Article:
“I know, lad,” Frodo murmured back to him. “We will settle with Mr Lotho and Mr Sandyman. But we mustn’t make trouble for Bilbo, lad. There’s folks who want to cause him grief, and you or Merry getting hurt while visiting us would be just the kind of incident they could use. I know it is hard to not be mad… I am furious myself! Just don’t say anything about it right now, okay?”

“That’s what Merry said. I don’t understand, but I will stay quiet. I promised Merry.” Pippin’s face was splotchy from crying, but now it was determined and grim.

Frodo jogged him a little, making sounds like a pony. Pippin giggled slightly. “We will talk about it later, and I will help you understand then. Right now, let’s try to get home before the pies are all cold.”

“Pies?” Pippin hugged Frodo hard around his neck, making him gasp. “I thought I could smell pies…”

Part Three: Doctor Tarsus

Doctor Samuel Tarsus, a neatly dressed hobbit of middling years, arrived swiftly with Sam Gamgee carrying his bag, an anonymous leather satchel. Bilbo let him into the parlour where they had settled Meriadoc, his feet propped up on a cushioned stool.

Frodo had taken Pippin into the kitchen for a morsel of food and to keep him out from underfoot, but they both leaned against the door listening and looking in as Doctor Tarsus examined Merry.

Merry looked up at the doctor uneasily, his face betraying his pain and fear. Doctors meant icky-tasting medicines and sharp pokes and prods. He had never felt comfortable around them, and now he tensed as the hobbit came close to him.

Dr Tarsus looked the boy in the face, taking no notice of his foot. He took off his hat and coat, handing them to the ubiquious Samwise, and held out his hand to Merry. "Master Brandybuck? It is my honour to meet you, young sir. I know your father Saradoc; you are the very image of him when he was your age. We were friends back when I lived in Stock as a lad." Merry accepted his hand, smiling a little.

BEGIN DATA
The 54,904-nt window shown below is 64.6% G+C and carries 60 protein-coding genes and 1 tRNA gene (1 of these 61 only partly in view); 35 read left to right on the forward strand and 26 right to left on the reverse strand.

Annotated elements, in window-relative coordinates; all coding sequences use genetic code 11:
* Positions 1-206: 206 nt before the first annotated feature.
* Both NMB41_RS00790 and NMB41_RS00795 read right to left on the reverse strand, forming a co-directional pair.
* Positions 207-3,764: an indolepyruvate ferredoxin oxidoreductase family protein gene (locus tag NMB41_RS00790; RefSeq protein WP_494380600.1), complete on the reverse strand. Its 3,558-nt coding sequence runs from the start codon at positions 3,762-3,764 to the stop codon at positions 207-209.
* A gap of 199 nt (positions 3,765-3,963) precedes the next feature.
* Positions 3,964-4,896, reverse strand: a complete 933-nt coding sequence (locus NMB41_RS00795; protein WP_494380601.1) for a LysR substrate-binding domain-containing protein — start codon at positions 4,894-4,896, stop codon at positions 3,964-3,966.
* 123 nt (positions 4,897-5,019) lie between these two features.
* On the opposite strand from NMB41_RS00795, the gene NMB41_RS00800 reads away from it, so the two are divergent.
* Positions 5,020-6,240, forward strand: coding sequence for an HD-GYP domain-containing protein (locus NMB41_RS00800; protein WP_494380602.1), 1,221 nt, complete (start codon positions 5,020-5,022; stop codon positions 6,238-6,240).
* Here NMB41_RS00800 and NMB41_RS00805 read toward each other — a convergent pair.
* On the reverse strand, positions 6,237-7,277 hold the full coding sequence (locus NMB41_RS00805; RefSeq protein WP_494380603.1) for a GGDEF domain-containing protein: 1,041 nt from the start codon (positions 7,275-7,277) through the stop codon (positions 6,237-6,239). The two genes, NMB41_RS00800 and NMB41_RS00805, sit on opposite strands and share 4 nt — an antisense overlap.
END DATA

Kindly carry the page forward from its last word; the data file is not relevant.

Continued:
The doctor sat down next to him, setting his bag between his feet. "Master Baggins was kind enough to invite me to tea this afternoon. Perhaps I could take a look at your scuff while the water boils?" Merry nodded, relaxing at the hobbit's friendly manner and gentle voice.

From out of his bag, Dr Tarsus brought forth a strange object. Pippin gasped and clutched Frodo's arm, afraid that it would hurt Merry terribly, but Merry exclaimed, "I know what that is! That is a tuning fork! Mother uses that to keep the hobbit-fry choir singing together."

"Aye, Mr Brandybuck. There is another use for a tuning fork, than to keep young hobbits from singing sour. I am going to stike this and touch it to your toes, one at a time. If you feel any discomfort, say so at once!"